Of course, relative citation frequencies are no measure of relative importance. Who has not aspired to write a paper so fundamental that very soon it is known to everyone and cited by no one?
One of the absolute rules I learned in the war was, don’t know anything you don’t need to know, because if you ever get caught they will get it out of you.
I spent every night until four in the morning on my dissertation, until I came to the point when I could not write another word, not even the next letter. I went to bed. Eight o’clock the next morning I was up writing again.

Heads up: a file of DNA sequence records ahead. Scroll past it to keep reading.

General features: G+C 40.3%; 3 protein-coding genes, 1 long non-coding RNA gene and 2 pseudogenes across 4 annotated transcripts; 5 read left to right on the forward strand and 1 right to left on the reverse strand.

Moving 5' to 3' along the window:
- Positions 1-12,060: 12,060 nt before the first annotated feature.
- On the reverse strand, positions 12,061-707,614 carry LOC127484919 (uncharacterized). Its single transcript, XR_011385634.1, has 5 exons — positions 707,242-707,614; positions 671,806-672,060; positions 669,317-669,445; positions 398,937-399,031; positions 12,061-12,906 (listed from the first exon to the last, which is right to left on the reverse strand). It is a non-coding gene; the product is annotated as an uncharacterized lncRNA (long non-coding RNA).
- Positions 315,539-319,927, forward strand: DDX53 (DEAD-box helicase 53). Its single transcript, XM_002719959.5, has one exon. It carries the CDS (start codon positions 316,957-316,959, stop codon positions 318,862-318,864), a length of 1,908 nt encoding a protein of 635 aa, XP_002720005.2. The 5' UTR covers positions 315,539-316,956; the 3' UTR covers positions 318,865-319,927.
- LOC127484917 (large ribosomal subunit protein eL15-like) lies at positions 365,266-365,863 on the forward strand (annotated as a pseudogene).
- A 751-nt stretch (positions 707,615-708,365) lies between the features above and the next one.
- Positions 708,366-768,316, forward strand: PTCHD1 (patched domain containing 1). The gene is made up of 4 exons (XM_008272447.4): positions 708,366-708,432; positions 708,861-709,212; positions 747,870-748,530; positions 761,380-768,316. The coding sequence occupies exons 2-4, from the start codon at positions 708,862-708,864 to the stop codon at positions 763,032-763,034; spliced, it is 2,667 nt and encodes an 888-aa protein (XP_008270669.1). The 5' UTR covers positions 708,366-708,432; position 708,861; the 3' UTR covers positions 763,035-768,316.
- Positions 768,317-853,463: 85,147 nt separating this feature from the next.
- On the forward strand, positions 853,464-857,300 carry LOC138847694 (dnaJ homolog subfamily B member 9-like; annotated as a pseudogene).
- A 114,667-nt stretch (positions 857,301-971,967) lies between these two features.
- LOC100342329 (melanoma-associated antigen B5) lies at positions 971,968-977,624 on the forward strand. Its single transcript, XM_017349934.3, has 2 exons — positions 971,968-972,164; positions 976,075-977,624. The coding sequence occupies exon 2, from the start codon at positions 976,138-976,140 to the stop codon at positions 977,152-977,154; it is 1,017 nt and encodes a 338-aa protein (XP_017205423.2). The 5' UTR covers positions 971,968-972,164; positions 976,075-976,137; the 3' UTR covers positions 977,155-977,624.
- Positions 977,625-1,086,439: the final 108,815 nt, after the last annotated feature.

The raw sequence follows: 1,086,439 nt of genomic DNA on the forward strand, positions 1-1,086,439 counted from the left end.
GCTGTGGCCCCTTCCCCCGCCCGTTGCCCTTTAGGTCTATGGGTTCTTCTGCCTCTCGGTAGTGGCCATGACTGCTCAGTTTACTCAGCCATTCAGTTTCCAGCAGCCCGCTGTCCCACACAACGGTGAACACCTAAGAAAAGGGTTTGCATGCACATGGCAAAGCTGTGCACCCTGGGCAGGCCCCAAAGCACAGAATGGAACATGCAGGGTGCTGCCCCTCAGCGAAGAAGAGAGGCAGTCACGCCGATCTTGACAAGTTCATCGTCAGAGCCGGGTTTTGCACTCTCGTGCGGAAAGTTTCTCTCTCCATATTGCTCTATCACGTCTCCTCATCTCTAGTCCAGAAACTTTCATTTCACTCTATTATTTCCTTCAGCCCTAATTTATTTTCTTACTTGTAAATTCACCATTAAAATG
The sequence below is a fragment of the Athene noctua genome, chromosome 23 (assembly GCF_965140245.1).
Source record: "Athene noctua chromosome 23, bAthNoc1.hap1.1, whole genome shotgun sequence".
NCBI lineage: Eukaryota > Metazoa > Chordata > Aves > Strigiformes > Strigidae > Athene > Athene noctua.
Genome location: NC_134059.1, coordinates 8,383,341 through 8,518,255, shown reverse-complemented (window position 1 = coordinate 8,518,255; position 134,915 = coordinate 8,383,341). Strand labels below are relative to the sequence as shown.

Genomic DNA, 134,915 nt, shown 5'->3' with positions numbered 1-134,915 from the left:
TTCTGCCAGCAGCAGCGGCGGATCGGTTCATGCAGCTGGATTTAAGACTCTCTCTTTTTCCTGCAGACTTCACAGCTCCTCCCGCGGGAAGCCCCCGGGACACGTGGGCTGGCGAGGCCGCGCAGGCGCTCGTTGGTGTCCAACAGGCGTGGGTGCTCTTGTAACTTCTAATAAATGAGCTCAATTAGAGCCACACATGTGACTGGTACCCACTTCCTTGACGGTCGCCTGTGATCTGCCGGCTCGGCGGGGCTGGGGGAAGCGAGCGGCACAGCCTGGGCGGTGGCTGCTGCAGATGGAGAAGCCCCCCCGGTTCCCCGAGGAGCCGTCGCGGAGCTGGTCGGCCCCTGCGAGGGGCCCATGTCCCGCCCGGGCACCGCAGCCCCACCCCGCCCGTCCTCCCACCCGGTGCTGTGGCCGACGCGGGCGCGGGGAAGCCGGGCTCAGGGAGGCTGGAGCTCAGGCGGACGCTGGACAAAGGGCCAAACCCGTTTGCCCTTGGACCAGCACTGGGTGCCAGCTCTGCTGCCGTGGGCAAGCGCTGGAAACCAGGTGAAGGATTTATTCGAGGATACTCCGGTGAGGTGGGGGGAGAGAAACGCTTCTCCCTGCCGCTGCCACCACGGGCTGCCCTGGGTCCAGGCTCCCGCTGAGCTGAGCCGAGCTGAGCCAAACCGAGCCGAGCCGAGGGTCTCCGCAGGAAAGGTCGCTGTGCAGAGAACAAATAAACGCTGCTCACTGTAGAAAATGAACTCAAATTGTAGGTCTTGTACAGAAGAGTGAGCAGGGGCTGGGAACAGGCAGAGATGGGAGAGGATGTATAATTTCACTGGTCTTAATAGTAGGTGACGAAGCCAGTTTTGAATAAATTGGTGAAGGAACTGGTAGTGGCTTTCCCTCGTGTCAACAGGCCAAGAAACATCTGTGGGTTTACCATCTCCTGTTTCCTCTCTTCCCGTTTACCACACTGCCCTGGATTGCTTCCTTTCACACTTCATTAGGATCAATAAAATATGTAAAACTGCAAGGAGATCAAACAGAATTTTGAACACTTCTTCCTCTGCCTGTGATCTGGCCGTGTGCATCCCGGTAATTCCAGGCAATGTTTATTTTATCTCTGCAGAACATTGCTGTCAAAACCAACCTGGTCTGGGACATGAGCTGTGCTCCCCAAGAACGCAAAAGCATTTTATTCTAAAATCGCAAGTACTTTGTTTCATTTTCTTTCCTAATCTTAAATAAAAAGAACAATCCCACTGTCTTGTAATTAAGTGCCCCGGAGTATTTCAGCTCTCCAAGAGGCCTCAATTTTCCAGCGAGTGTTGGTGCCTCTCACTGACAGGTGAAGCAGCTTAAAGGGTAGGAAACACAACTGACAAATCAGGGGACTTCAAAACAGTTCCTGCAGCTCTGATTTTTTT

The rule of the game was never assume that anybody, however honorable, would be able to stand up under torture. If Mr. X, who knew where I was, was caught for some reason, I should move.
One of the things I learned, one of the strangest things, is how to think. There was nothing else to do. I couldn’t see people, or go for a walk in the forest. All I had was my head and my books, and I thought a lot.
Once I even took the train to Utrecht, forty miles from Amsterdam, with my yellow star, this star which I still have. Why did I go? I just wanted to visit some friends. I was a little bit crazy, a little bit insane.